Bunhill: Hold tight - plenty more room at 27,000 feet

WHAT comes down must go up, so maybe we should be wary of the pounds 100 return flights to all parts of Europe offered by Go, British Airways' new cut-price airline which took off for the first time on Friday. And maybe we shouldn't read too much into the decision by Virgin Express to undercut Go by selling tickets for pounds 98. But I prefer to think that airports are the new bus stops.

Of course it may be that the first casualty of cut-price competition is competition, with Go, Virgin Express or the other loose-change airlines going out of business, merging or turning tail on the low-cost market.

Alternatively, it may be that the price war is pursued so aggressively that, as costs soar high above returns, "no frills" airlines become "no bills" airlines. In which case expect to be getting up before you go to bed to make a flight that touches down before you wake up from the sleep you never had. But don't expect to wait in the comfort of a terminal; you'll be standing in a queue at an aircraft stop on a runway miles from anywhere, complaining that you've waited seven hours for a jet and then four come along all at once.

And imagine the scene as you open your wallet on the new ultra-low-cost pay-the-pilot airplane, only to be greeted with the response: "Can't you read? It says here 'No Notes'!" As you disembark in desperate search of a shop that will sell you a bar of chocolate you don't want to eat so you can break into your pounds 10 note, you'll hear an elderly lady enquiring of the pilot, "I'm going to Copenhagen - can you put me off?" "Certainly, madam", he'll reply, "modern architecture has destroyed much of its idiosyncratic charm."

All this is the price you pay for convenience, however. So while the airlines are about it, could they arrange to drop passengers off outside their front doors? All they'd need would be request buttons next to the seats, a set of parachutes and a recorded message saying "mind the gap".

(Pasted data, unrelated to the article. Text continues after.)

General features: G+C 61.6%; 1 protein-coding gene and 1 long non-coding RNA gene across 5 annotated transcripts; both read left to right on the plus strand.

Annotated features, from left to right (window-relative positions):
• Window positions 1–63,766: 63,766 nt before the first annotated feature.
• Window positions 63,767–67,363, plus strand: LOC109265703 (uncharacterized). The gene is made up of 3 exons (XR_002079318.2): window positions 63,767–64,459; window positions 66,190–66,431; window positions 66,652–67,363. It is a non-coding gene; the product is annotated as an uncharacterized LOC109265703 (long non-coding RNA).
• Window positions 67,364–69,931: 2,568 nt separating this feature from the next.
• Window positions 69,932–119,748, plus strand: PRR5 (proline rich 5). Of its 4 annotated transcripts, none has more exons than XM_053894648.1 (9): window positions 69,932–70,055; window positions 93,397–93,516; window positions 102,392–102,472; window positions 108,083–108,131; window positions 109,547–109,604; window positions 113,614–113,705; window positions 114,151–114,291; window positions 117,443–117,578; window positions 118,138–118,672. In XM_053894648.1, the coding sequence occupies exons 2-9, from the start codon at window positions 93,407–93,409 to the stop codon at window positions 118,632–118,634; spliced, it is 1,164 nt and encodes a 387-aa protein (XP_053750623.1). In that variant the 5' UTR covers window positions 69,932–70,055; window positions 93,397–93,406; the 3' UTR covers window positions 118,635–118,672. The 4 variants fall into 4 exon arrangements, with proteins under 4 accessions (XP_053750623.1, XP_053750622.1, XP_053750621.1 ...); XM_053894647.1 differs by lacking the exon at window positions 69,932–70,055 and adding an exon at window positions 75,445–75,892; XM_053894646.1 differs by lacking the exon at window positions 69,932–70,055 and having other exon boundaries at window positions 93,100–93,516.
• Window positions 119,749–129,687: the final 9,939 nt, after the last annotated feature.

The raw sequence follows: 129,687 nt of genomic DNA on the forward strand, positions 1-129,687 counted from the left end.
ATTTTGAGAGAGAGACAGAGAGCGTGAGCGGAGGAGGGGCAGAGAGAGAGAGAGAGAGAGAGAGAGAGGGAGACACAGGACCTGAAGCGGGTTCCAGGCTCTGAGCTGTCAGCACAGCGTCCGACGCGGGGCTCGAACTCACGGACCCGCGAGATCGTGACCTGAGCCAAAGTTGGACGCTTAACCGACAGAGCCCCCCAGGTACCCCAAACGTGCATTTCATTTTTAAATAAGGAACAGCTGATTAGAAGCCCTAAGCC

IN THE US, so the Oprah Winfrey Show tells us, they're very busy empathising and stressing the benefits of quality time. So busy, in fact, that Americans can't find the quality time to remember to send birthday cards to their loved ones, and are turning instead to a company which will do it for them.

Cards Remembered (or Romance is Dead Inc, as it should be known) was founded earlier this decade by Beth Bonness to meet the needs of people with burnt-out memories. At an average price of $4 (pounds 2.50) a card she will store a list of important dates for each customer on computer and, a week before the big day, mail a greetings card to the client in a stamped, addressed envelope. This will be contained within a larger envelope so that, says Ms Bonness, no recipient "knows I'm there". All the client then has to do is sign the card and send it on. Well that's the idea; in all probability, the busy executive will get his secretary to forge his signature.

Cards Remembered began trading in 1995 and this year expects to turn over more than $100,000. That's roughly 25,000 cards, or several thousand Americans who really should spend more time with their families. Still, it's the thought that counts ... for nothing.

The painful truth

TWO WEEKS ago, the Counter Spy Shop of Mayfair broke under cover of the night into these pages to announce two of its latest business-intelligence products: a video surveillance system and a telephone-tap detector. Now it's up to its dastardly work again, this time using the conduit of Bunhill to tell the world about its "hand-held truth machine" - or lie detector to you and me.

The VSA-15 uses voice stress analysis, picking through taped business conversations to detect what are called "subaudible microtremors" - which mean the speaker is telling a whopper. A spokeswoman for the shop tells me that the product costs pounds 2,700, and I have no reason to doubt this because her voice maintained a reassuring monotone.

At this kind of price, the main takers will be employers that want to play Big Brother and verify the excuses made by bad debtors, absentee workers and so on. Most of us, therefore, will be denied the chance to put various highly suspect people to the test - like those who now claim to support Arsenal or to watch Lithuanian concept films. But we should also make sure that our nearest and dearest haven't got hold of the VSA- 15, otherwise the truth will out about that greetings card.

TO CHANNEL 4 and the Paragon Entertainment Corporation of Canada, which have just lost the licensing rights to screen Life of Brian after a High Court action, and could now be sued for breach of copyright by the Monty Python team, there is only one thing left to say: always look on the bright side of life.

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